I had a great time at the Sports Marketing 2.0 Summit in New York last week meeting new people and discussing new ideas. We had some great discussions on how the internet, social media and new technologies are affecting sports, and how to take advantage of some of these things. Panel topics included measuring sports fans online, engagement, widgets and social networking/user generated content.
One main theme of the day was access–giving fans exclusive content and making them feel like they’re getting something unique/special. Some sponsors/teams are already doing a good job of this, but others should think about this more. I took a decent amount of notes so I won’t make you read through all of them. But I do want to share some key points on widgets that I made note of.
Widgets can be a powerful way to reach people and spread content, though I think the majority of people still don’t know what one is, so it’s not easy to create a widget that spreads easily. People are lazy, and as content creators, we should think about ways to go to them, instead of asking them to come to us. The NBA has over 700 widgets (player stats, pictures, videos, etc) and monetizes by selling ads/sponsorship across units. The Washington Wizards Playoff widget was successful in generating ticket revenue last year.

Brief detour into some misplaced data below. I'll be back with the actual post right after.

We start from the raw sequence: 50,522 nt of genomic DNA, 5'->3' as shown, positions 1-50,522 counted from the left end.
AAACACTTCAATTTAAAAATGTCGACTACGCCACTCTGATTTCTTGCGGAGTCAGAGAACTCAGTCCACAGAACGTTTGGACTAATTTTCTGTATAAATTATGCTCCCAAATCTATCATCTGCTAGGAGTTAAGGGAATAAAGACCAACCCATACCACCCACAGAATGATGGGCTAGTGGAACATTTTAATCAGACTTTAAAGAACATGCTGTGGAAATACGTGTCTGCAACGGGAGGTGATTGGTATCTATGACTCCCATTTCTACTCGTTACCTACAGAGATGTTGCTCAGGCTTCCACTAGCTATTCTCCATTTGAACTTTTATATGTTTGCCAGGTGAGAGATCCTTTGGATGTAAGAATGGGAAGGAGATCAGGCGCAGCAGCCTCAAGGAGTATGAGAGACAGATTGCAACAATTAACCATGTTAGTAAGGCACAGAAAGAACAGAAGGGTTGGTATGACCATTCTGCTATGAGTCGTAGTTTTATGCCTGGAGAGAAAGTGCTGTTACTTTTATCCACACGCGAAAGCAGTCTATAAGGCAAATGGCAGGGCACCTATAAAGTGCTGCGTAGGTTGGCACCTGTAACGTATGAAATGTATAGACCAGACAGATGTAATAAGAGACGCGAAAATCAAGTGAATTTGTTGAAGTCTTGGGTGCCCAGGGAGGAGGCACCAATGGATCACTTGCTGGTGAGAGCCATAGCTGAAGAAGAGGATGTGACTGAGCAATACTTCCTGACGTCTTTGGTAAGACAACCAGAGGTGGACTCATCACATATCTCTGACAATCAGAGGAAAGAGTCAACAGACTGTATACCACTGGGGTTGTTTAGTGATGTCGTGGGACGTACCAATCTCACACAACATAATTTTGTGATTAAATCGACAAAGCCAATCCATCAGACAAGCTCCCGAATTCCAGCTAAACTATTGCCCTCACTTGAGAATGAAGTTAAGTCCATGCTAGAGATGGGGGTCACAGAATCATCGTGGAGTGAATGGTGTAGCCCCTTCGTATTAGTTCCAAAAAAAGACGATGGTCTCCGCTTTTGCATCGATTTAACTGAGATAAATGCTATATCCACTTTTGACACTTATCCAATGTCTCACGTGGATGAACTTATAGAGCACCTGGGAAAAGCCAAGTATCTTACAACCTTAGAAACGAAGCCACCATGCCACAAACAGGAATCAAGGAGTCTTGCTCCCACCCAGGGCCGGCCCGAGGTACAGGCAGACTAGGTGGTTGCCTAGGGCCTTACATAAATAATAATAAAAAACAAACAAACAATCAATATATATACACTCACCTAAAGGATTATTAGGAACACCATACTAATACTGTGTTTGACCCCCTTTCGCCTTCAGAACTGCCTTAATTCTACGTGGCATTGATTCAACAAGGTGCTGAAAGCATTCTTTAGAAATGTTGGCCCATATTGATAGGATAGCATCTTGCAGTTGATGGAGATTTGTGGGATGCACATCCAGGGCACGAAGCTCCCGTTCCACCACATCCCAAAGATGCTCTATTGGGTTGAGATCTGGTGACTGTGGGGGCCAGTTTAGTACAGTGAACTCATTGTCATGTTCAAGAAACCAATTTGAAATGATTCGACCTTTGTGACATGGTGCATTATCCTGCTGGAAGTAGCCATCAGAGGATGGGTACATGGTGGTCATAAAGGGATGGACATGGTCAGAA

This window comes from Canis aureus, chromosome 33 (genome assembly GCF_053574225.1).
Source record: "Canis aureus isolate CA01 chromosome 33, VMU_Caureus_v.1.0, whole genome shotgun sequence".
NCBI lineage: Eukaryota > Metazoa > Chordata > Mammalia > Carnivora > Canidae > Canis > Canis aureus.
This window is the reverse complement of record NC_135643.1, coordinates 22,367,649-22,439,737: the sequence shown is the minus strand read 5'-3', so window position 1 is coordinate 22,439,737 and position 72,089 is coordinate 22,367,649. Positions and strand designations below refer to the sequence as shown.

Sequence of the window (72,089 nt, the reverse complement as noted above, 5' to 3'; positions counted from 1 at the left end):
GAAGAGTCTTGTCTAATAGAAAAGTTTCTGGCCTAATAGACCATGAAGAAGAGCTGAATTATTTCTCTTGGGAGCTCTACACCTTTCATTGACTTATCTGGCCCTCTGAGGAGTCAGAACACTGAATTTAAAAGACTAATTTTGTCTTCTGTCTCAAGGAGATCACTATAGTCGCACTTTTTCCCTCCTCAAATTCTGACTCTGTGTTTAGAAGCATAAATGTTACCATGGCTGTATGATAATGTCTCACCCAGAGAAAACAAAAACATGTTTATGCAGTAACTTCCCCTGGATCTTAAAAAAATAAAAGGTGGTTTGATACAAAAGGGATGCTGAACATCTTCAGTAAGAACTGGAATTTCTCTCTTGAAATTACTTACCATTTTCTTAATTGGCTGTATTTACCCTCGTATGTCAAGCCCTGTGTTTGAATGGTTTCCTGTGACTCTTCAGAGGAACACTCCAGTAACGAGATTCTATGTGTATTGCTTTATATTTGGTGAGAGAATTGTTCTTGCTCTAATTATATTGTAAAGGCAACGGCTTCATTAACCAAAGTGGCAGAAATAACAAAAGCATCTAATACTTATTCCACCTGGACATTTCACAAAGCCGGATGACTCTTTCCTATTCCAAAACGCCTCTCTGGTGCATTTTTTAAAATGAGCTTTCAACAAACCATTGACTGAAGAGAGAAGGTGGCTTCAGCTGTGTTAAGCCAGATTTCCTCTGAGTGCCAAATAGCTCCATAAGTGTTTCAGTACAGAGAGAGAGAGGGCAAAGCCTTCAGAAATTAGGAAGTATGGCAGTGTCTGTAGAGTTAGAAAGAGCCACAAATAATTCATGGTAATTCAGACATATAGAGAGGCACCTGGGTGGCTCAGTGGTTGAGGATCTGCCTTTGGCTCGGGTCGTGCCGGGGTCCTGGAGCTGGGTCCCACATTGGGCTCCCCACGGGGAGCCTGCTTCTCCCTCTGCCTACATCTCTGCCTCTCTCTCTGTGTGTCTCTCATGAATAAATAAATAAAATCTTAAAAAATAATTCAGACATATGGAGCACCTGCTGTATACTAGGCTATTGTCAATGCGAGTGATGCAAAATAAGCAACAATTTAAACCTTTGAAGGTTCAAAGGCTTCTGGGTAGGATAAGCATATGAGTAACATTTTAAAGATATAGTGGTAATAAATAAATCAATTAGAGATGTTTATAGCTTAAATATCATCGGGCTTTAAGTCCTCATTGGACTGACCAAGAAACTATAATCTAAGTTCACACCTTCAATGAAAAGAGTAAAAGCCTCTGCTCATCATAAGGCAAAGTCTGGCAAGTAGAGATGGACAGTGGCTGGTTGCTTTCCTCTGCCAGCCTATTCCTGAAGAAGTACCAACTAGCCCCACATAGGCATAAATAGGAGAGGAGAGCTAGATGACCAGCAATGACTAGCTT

Widget best practices
1) content needs to be exclusive
2) Individuality- let people take what they want and customize it
Thanks to Pat Coyle for organizing this conference. You can see some pictures from the event in the widget below.
Find more photos like this on Sports Marketing 2.0